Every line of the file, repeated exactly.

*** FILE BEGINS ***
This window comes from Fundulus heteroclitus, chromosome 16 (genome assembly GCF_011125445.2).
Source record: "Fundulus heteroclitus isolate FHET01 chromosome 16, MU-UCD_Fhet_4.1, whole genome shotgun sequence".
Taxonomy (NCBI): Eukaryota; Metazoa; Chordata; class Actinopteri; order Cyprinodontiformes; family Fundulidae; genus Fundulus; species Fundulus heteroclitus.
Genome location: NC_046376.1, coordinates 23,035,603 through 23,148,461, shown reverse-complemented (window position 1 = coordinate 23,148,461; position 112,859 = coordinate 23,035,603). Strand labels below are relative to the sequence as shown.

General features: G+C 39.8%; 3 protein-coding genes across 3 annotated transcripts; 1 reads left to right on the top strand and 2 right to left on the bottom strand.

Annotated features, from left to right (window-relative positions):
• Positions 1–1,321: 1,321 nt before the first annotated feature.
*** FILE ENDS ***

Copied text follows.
This window comes from Fundulus heteroclitus, chromosome 16 (genome assembly GCF_011125445.2).
Source record: "Fundulus heteroclitus isolate FHET01 chromosome 16, MU-UCD_Fhet_4.1, whole genome shotgun sequence".
Taxonomy (NCBI): Eukaryota; Metazoa; Chordata; class Actinopteri; order Cyprinodontiformes; family Fundulidae; genus Fundulus; species Fundulus heteroclitus.
Genome location: NC_046376.1, coordinates 23,035,603 through 23,148,461, shown reverse-complemented (window position 1 = coordinate 23,148,461; position 112,859 = coordinate 23,035,603). Strand labels below are relative to the sequence as shown.

General features: G+C 39.8%; 3 protein-coding genes across 3 annotated transcripts; 1 reads left to right on the top strand and 2 right to left on the bottom strand.

Annotated features, from left to right (window-relative positions):
• Positions 1–1,321: 1,321 nt before the first annotated feature.